A day for national and individual reflection

In more ways than one, it is a day for reflection.

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Opinion

In more ways than one, it is a day for reflection.

Sept. 30 marks the second annual National Day for Truth and Reconciliation, which is described by Canada’s federal government as “the day (that) honours the children who never returned home and survivors of residential schools, as well as their families and communities.”

The government website also notes: “Public commemoration of the tragic and painful history and ongoing impacts of residential schools is a vital component of the reconciliation process.”

Such commemoration is augmented by the fact Sept. 30 is also recognized as Orange Shirt Day, a less formalized, Indigenous-led effort to raise awareness, with the orange shirt symbolizing the cultural identity, freedom and sense of self-worth that were stripped away from Indigenous children forced to endure residential school “education.”

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In addition to being the National Day for Truth and Reconcilliation, Sept. 30 is also recognized as Orange Shirt Day, a less formalized, Indigenous-led effort to raise awareness.

And so this is very much a moment to reflect, on the ongoing legacy and intergenerational impact of Canada’s residential school program, and on what needs to be done, by individuals and by society as a whole, to address ongoing denialism regarding residential schools’ impact and advance the necessary process of truth and reconciliation.

Also worthy of reflection are how this official day of commemoration came into being, as part of a national reckoning that followed the discovery last year, through the use of ground-penetrating radar, of presumed unmarked graves on the grounds of a former residential school in Kamloops, B.C.

Similar searches, with similarly disturbing results, have been carried out at other sites across the country.

The story of Canada’s residential school system and the harms it caused is well known, but it apparently took last year’s startling revelations for the government to finally make good on Call to Action No. 80 in the final report of the Truth and Reconciliation Commission, which specifies a national holiday to “honour First Nations, Inuit and Métis Survivors and their families and communities and to ensure that public commemoration of their history and the legacy of residential schools remains a vital component of the reconciliation process.”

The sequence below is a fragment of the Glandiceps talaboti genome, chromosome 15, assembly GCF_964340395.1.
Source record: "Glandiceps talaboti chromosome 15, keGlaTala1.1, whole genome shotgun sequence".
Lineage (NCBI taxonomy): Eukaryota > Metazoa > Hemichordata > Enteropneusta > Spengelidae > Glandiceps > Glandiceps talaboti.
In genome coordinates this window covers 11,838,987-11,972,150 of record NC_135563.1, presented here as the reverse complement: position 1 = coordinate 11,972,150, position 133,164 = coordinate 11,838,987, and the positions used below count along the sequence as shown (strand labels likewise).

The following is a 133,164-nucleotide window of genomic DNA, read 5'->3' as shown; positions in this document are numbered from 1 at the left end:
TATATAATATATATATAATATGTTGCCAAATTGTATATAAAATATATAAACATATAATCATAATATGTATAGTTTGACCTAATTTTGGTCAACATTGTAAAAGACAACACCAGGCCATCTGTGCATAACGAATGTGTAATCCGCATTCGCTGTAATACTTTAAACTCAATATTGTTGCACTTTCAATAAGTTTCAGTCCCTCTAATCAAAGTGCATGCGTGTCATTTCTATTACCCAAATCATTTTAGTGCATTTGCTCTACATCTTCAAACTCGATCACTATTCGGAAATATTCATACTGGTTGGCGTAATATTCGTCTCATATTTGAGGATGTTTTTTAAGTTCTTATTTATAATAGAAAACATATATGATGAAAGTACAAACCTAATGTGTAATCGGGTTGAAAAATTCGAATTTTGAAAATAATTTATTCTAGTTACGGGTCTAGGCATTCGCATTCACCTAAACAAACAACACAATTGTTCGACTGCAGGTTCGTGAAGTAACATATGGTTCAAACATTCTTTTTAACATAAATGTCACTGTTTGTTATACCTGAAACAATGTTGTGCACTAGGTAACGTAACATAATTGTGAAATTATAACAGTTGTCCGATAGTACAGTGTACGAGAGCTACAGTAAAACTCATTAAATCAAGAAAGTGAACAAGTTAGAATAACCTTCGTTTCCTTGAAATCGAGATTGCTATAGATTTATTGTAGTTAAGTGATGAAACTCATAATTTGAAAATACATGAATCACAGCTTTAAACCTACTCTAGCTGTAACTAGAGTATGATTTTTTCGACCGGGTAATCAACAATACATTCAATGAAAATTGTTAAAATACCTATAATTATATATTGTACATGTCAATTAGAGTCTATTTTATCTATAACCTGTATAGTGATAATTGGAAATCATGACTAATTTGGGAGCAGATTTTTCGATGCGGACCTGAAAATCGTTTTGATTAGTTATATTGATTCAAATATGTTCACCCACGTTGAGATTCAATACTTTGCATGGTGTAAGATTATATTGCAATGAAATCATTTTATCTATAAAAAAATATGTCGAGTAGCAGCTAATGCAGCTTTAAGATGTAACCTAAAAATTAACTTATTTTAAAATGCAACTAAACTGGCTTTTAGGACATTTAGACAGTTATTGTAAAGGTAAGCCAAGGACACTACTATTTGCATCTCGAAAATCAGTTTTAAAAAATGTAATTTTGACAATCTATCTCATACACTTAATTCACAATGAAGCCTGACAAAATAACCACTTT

RUTH BONNEVILLE / WINNIPEG FREE PRESS FILES

Ground-penetrating radar has revealed presumed unmarked graves on the grounds of former residential schools across the country.

Why such a straightforward legislative measure was not introduced until after that figurative slap in the nation’s face is certainly worth pondering. As is the stark reality that to date, less than 20 of the TRC report’s 94 Calls to Action have been fulfilled.

Considerations of this day’s meaning are bound to include conversations about its status as an official “holiday,” and how it is recognized across the country. While it was brought into being last year by an act of Parliament, its place on the calendar does not necessarily mean the closure of businesses and a day away from work.

Manitoba’s provincial government recognizes and supports the day of commemoration, but discussions continue here regarding whether it should be made an official statutory holiday. And perhaps that’s for the better — a concerted effort to reinforce the meaning of the day through education and ceremonial recognition might better serve Orange Shirt Day’s aims than the simple creation of a paid day off that many folks might use to close up the cottage or bask obliviously in the autumn sunshine.

To date, less than 20 of the TRC report’s 94 Calls to Action have been fulfilled.

There are positive developments related to reconciliation upon which we can reflect: locally, significant progress on the Indigenous-led redevelopment of the former Kapyong Barracks and the announced plans by local First Nations to turn the Hudson Bay Company’s former downtown store into a massive mixed-use development are tangible examples of reconciliation in action.

There is, however, so much more to be done. Setting aside time, on a day such as this, to reflect on how each of us can best contribute to the process of reconciliation is time well spent.

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